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Build Better Baleage for a Better Bottom Line

While these are both key characteristics of superior forage, researchers suggest there is a third indicator to building exceptional bales: Bale density.

“The art of haymaking is capturing and keeping as much quality as you can,” said Jordan Milewski, a brand marketing manager for crop preparation at New Holland Agriculture. “There is no more quality in your forage than when it is standing in the field. Once it is cut, you begin to lose that quality.”

One way to keep as much quality in the bale as possible is to eliminate oxygen and ferment the forage. This can be done by producing baleage. Unlike dry hay, however, there are some additional steps to consider when crafting the perfect bale. Here are four key tips for successful baleage production according to research sponsored by CNH Industrial and conducted by Pennsylvania State University Forage Specialists:


Make the densest bale possible. 
“The reality is, bale density, or the hardness of the bale, has a heck of a lot to do with your return on investment,” Milewski says. “When bale density goes up, the quality goes up. As quality goes up, not only does your cost of feed go down, but your consumables go down, your bale handling goes down and your waste goes down.”

By creating a denser bale, fewer bales will be produced on the same amount of forage. Because of this, less wrapping material and fuel will be needed, so cost of production will go down, according to Milewski.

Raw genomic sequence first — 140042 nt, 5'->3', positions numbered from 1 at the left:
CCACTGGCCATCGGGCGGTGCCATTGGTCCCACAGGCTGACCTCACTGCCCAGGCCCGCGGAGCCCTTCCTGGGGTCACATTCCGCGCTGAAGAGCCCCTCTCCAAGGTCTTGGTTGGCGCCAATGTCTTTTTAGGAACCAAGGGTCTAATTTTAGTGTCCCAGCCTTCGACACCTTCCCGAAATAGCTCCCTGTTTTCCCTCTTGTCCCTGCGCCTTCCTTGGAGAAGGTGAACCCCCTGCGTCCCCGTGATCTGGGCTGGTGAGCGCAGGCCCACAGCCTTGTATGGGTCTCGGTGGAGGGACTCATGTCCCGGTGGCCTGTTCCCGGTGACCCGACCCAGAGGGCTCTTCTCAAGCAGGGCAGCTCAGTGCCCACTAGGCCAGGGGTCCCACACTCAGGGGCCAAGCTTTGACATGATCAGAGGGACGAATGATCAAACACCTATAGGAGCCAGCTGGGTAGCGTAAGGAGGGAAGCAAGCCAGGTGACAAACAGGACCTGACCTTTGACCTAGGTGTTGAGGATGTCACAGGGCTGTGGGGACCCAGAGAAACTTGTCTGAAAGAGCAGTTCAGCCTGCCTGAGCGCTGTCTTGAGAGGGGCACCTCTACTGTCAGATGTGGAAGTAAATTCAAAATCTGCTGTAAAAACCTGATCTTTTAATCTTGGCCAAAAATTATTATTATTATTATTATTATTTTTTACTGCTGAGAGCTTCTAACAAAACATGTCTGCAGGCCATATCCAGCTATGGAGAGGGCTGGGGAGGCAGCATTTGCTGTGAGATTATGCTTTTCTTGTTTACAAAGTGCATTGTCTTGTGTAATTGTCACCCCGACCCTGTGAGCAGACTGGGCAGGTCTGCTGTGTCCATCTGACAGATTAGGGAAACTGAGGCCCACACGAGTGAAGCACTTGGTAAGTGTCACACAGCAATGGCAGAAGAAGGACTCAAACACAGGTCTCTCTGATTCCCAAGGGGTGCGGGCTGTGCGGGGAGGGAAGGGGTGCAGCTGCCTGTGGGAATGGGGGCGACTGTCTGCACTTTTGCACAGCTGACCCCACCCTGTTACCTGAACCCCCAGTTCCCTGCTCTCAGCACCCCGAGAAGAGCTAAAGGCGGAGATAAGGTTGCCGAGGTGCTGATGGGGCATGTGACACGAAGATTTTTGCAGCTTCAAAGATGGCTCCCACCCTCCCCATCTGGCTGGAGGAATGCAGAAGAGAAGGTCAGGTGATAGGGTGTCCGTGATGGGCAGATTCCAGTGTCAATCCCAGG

“If you are looking for that one thing that is going to improve your bottom line when it comes to making baleage, simply making a harder, denser bale can go a long way because it touches so many areas of the farm operation whether you realize it initially or not,” Milewski says.

Bale at proper moisture content.
Proper moisture levels at bailing ensure that fermentation will occur after the bale is wrapped and oxygen is eliminated. Generally, the optimal moisture for baleage is between 45-60%.

Mow at correct stage of forage maturity.
As forages mature, quantity increases while the quality of the crop declines. Unfortunately, low quality forage cannot be corrected through the process of fermentation. Therefore, it is essential to harvest baleage at the correct stage of maturity. For producers looking to forge nutrient rich forage, harvesting early into the growth period is ideal. If yield is a larger concern, it may be best to harvest later into the growth stage to ramp up tonnage. 

Wrap the bales as soon after bailing as possible. 
To help keep the protein concentration at the optimal level, making sure the bale temperature does not rise above 120ºF is key. Wrapping as quickly as possible after bailing is a best management practice to ensure the internal temperature of the bale is kept low. 

“That 120ºF threshold is absolutely critical,” Milewski says. “Once you’ve touched that line in the sand, you are starting to de-bind those proteins and fiber chains. That protein goes right through the animal and it is virtually wasted, which is very bad for your bottom line.”


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